Visioning before strategizing

Overview

prepare a 1–2-page guiding principles document for staff compensation at a new company.

For the human resource (HR) manager, the focus is on designing policies that consistently reflect the company’s business image. Being incongruent is simply not a winning strategy. If a company chooses to be the best in field, it automatically requires its policies to be the same. One of the major roles for human resource practitioners in this process is to ensure that the compensation polices reflect the organization’s image. If a company strives to be the best in the field and attract and retain top talent, the compensation strategy must be designed accordingly.

SHOW LESS

By successfully completing this assessment, you will demonstrate your proficiency in the following course competencies and assessment criteria:

· Competency 1: Evaluate the components that comprise an effective total compensation program.

. Describe a company for which a vision will be created.

. Identify a business strategy aligned with a company.

. Create guiding principles for developing a comprehensive compensation policy.

. Assess the adaptability of compensation guiding principles to different economic conditions.

. Describe an HR program aligned with a business strategy for a new company.

. Explain how existing businesses in a company’s community affect the business strategy and compensation vision of the company.

· Competency 2: Evaluate the components and implementation of base-pay programs.

. Describe a compensation system aligned with a business strategy for a new company.

Context

There are numerous possibilities for high-level business strategies, and it is often useful to consider these in fairly basic terms in relation to HR programs and compensation systems.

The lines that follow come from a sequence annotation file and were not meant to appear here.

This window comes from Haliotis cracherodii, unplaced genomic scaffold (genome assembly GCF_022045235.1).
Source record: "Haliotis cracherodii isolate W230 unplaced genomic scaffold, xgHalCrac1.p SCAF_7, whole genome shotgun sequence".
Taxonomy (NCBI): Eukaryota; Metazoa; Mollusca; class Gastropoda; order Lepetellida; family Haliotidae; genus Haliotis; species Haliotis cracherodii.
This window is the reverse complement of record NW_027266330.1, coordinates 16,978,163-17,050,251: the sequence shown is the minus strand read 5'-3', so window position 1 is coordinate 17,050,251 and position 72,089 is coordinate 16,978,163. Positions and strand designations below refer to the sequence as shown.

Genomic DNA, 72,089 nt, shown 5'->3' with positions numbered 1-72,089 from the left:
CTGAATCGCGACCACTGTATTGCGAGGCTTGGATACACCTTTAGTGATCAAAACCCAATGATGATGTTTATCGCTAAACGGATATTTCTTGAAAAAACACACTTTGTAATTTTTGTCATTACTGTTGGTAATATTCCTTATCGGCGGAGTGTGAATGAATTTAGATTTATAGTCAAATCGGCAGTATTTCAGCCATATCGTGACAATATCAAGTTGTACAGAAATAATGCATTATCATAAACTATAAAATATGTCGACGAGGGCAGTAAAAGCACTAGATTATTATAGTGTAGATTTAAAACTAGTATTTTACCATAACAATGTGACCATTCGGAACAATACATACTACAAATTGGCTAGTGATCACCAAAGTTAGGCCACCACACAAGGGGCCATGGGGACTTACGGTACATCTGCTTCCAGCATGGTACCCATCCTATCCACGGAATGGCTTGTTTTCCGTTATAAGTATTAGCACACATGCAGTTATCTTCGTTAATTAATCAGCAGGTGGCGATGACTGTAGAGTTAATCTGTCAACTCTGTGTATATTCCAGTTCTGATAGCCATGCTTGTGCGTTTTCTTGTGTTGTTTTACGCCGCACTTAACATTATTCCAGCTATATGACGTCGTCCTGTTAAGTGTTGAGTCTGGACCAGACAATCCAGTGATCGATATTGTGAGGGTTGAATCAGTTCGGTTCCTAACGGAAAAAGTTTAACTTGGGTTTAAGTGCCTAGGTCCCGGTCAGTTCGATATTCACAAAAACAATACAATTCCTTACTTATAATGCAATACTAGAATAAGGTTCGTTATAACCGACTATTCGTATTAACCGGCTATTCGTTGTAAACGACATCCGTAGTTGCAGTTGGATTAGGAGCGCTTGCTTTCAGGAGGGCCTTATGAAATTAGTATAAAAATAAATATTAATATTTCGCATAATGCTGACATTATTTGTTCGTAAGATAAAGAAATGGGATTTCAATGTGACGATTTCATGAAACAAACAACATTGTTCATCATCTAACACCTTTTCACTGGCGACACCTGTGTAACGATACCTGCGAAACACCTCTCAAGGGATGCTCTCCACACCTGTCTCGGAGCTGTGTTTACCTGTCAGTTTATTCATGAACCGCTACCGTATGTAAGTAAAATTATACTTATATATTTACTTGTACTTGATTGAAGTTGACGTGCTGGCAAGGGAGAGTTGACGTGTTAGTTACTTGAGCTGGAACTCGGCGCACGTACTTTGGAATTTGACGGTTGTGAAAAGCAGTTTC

For example, Harvard Professor Michael Porter (2003) defined three “generic strategies” of businesses:

· Cost leadership – being the low cost producer.

· Differentiation – providing a better or unique product.

· Focus – concentrating on a narrow market.

Milkovich, Newman, and Gerhart (2013) defined three somewhat different but closely related business strategies (as well as associated business responses):

· Low cost. (The business response is operational efficiency.)

· Innovator. (The business response is product leadership, mass customization, and short product life cycles.)

· Customer focus. (The business response is delivering products matching or exceeding customer expectations.)

The key is to align an overall HR program (including a compensation system) with the relevant business strategy.

Milkovich, Newman, and Gerhart, for example, describe appropriate HR program alignments and compensation systems associated with their defined business strategies. A low-cost strategy would have an HR program that would emphasize doing more with less. Compensation systems aligned to this strategy would be focused on labor costs, productivity, and controls on work. In contrast, an innovator strategy would include an HR program that uses agile processes, encourages risk-taking, and involves innovative people; compensations systems associated with this strategy would have flexible job descriptions that could adjust to changing needs and market-based pay that rewards innovation. The customer focus strategy would logically have an HR program with the goal of pleasing customers and exceeding their expectations, and the compensation system would reward employees based upon customer satisfaction incentives.

While thinking about compensation strategies, it is important to consider the ethical issues that influence compensation policy and how they may or may not harmonize with personal, corporate, and societal values. Also, think about the fundamental relationship an individual has with a company and how the contract for work and reward may represent a deeper contract between the employee, the employer, and the society in which the business is conducted.

It is helpful to look at the needs of the company and the individual from both a practical and ethical perspective. Within this context is the legal and regulatory framework that guides the standards of human resource policy, including labor laws that were addressed in your other human resource courses, specifically laws relevant to wages and benefits.

References

Milkovich, G. T., Newman, J. M., & Gerhart, B. (2013). Compensation (11th ed.). New York, NY: McGraw-Hill/Irwin.

Porter, M. E. (2003). Competitive strategy: Techniques for analyzing industries and competitors. Chicago, IL: Simon & Schuster.

Questions to consider

·